The leak

I wish I could give the stunning leak of Justice Alito’s draft opinion in Dobbs its due today. For now, I will note that I agree with Bari Weiss’s take in its entirety, especially this part:

To my mind, though, the question of what this leak means for the institution of the Supreme Court is the most profound one. That is because it captures, in a single act, what I believe is the most important story of our moment: the story of how American institutions became a casualty in the culture war. The story of how no institution is immune. Not our universities, not our medical schools, not legacy media, not technology behemoths, not the federal bureaucracy. Not even the highest court in the land.

The Supreme Court was always the most cloistered governmental institution in America—the one where wisdom and precedent and reverence for our great constitutional tradition outweighed everything else. If there was something sacred that remained, this was it. Yes, there have been leaks from the Court before. But as Politico pointed out, last night’s leak was historic, and not in a good way: “No draft decision in the modern history of the court has been disclosed publicly while a case was still pending.”

I called up one of the smartest professors I know at one of the top law schools in the country, and he echoed that: “To my knowledge, it’s never happened before in the modern history of the court. It is the most serious possible breach.”

Serious, severe, shocking, he said. But in the end, not surprising. Why not? Here’s how he put it: “To me, the leak is not surprising because many of the people we’ve been graduating from schools like Yale are the kind of people who would do such a thing.”

What did he mean by that? “They think that everything is violence. And so everything is permitted.”

He went on: “I’m sure this person sees themselves as a whistleblower. What they don’t understand is that, by leaking this, they violate the trust that is necessary to maintain the institution.”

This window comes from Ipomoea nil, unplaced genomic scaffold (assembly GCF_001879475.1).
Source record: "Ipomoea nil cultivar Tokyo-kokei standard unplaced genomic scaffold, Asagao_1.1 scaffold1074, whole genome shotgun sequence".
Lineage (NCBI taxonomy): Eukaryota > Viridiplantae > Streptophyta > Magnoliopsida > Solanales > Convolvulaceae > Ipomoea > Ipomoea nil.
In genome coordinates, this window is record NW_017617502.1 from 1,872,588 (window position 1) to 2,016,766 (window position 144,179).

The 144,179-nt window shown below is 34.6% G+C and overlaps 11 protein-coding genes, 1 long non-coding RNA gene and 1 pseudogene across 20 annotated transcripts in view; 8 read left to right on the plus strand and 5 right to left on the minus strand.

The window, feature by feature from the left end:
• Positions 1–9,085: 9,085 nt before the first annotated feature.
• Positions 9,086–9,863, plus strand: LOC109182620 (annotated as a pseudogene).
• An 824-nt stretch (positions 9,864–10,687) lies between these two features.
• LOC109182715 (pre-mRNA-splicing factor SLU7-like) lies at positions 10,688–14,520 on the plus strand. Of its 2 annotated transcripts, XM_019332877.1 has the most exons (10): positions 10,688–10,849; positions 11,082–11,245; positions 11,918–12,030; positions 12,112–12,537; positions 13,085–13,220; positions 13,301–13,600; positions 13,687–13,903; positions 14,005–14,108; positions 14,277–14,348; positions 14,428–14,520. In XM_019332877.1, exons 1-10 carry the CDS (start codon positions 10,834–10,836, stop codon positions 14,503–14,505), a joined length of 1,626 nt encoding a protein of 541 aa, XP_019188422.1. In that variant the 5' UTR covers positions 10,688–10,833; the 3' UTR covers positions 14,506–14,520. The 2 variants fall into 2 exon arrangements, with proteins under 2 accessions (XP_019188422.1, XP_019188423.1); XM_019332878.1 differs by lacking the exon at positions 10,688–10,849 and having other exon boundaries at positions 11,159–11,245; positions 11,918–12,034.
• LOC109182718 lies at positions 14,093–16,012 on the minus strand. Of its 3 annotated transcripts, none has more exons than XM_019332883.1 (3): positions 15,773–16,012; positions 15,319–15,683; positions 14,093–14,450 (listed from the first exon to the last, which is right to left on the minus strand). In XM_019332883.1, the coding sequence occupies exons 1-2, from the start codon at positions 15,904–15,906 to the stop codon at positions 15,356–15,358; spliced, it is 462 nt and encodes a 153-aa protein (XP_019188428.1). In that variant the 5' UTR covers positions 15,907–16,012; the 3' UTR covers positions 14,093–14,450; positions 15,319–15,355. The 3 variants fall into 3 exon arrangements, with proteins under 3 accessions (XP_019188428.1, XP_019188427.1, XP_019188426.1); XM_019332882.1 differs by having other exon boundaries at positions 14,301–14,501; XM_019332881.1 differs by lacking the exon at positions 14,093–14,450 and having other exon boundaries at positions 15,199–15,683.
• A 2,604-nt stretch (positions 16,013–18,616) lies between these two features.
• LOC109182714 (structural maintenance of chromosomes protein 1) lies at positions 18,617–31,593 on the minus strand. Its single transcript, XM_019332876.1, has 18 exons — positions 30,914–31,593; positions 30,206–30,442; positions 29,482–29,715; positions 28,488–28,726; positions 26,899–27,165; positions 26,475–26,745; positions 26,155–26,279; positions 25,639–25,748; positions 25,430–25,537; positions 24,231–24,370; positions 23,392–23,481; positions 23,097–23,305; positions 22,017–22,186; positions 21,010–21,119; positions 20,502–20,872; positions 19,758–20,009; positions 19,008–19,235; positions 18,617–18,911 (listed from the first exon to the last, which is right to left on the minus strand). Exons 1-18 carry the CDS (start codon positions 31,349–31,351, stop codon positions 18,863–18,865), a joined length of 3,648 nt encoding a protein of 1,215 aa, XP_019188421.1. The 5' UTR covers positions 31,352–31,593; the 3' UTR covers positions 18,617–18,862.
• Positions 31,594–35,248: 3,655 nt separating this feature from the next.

The Chief Justice has directed the U.S. Marshal to launch an investigation. This is a pivotal moment for the Court, as it works to quickly eradicate this source of institutional rot.

Belva Lockwood and the admission of women to the federal bar

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On this day in 1879, President Hayes signed into law a bill permitting women to practice before all federal courts, including the Supreme Court of the United States. The legislation was largely the handiwork of Belva Lockwood, a pioneering attorney who had lobbied Congress on the matter for years.

Lockwood fought tenaciously to advance her legal career, as well as that of others. When the National University School of Law (now George Washington University) refused to give her a diploma upon completion of her studies, she appealed directly to President Ulysses S. Grant. (She received her diploma a week later.) Even though local judges professed to have no confidence in her, she built a successful law practice in Washington, DC. And when she was rejected for admission to the Supreme Court bar on account of her gender in 1876, she worked to pass legislation that, three years later, opened the Court to all qualified women. Lockwood would argue her first case before the Supreme Court in 1880, and later sponsored for admission Samuel R. Lowery, the first black lawyer to argue a case before the Court.

The landmark 1879 legislation did not open all doors for women in the legal profession. It would be many more decades before most law schools would admit women, and even then on largely unequal terms.* And, of course, the push to create a fully equal workplace (in and out of court) continues today. But Belva Lockwood played a central role in creating a path for so many successful female lawyers over the past 150 years, and it is fitting that we remember her today.

* Here I once more have to kvell about the honor of teaching at New England Law Boston, which in 1908 became the first law school exclusively for women.

Roberts to Congress: Thanks, but we’ve got it all under control

For 2022, the Chief Justice leans into an alternative view of judicial independence. Will it be enough to keep Congress at bay?

Chief Justice Roberts’s 2021 Year-End Report on the Federal Judiciary, dropped (as always) on New Years Eve, struck a more substantive and somewhat edgier tone than in years past. The Chief Justice identified three particular areas of focus for the Judicial Conference of the United States in the coming year: addressing financial disclosure and recusal obligations for federal judges, monitoring new mechanisms for reporting and stopping workplace harrassment, and preventing undue forum shopping in patent cases.

All three of these issues have been the subject of regular, and sometimes intense, Congressional scrutiny in recent years. But the Chief Justice’s report largely rejects the prospect of legislative fixes. Rather, consistent with the federal courts’ approach to the workplace harrassment scandal when it first broke in 2017, Roberts assures his readers that the Judicial Conference is willing and able to handle each of these issues internally.